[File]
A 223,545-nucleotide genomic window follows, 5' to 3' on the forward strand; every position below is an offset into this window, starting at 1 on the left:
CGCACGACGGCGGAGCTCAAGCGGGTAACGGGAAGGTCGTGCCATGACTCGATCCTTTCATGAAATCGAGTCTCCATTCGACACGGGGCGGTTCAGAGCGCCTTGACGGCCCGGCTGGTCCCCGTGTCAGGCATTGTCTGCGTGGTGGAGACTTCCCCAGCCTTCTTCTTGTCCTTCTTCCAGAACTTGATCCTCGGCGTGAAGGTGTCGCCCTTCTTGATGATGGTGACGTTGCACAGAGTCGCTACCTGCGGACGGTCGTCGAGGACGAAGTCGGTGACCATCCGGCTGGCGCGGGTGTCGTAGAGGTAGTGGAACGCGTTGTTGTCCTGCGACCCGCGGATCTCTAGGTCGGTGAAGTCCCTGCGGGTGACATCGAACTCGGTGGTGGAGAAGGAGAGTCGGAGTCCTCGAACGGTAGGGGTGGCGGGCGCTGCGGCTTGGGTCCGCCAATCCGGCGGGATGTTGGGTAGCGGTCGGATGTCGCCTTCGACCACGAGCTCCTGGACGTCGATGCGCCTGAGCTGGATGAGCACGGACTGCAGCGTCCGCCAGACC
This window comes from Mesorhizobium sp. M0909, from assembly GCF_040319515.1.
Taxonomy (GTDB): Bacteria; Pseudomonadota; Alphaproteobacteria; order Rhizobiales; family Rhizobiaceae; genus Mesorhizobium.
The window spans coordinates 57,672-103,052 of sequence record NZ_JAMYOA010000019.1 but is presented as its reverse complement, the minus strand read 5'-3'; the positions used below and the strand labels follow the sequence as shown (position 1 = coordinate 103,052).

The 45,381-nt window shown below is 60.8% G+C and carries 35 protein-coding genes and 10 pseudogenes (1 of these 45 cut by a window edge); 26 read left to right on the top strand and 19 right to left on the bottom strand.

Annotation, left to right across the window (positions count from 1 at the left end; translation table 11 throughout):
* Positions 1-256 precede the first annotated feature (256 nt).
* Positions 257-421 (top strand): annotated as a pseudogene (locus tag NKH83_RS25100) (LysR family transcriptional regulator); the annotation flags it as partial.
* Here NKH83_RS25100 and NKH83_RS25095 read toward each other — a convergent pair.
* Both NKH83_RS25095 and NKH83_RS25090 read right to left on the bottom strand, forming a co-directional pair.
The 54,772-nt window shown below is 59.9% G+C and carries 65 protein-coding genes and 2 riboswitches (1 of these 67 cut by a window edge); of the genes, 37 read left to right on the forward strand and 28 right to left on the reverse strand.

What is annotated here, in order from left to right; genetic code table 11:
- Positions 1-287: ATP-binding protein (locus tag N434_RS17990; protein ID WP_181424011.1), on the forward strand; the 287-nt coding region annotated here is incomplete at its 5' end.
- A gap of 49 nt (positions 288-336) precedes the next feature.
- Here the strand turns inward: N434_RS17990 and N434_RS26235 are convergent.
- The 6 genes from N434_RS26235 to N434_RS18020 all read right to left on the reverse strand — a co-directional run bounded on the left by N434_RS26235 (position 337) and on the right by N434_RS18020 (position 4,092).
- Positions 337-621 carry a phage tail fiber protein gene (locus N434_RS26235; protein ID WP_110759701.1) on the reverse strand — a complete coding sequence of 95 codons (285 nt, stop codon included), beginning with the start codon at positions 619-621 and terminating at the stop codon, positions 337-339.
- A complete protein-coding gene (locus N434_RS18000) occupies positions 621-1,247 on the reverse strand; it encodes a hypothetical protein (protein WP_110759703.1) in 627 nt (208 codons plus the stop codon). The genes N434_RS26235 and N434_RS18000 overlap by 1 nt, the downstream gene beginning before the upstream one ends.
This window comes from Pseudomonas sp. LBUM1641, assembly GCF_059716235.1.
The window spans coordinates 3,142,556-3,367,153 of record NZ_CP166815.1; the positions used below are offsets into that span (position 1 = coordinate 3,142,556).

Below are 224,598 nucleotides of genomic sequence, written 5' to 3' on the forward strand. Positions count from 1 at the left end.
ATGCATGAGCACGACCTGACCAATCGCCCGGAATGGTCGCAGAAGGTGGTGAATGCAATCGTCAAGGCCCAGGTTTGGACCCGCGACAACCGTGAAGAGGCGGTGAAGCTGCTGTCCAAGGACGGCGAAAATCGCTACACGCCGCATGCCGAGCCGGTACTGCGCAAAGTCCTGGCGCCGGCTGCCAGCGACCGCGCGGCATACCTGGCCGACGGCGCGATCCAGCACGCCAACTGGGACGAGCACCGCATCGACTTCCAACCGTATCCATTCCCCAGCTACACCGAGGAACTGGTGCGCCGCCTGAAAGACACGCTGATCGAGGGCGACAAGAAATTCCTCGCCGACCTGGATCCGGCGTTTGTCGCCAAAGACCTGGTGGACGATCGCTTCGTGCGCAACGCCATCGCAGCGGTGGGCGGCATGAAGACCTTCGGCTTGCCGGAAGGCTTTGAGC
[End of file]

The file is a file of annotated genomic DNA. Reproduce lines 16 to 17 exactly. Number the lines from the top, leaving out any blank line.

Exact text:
- Here the strand turns inward: N434_RS17990 and N434_RS26235 are convergent.
- The 6 genes from N434_RS26235 to N434_RS18020 all read right to left on the reverse strand — a co-directional run bounded on the left by N434_RS26235 (position 337) and on the right by N434_RS18020 (position 4,092).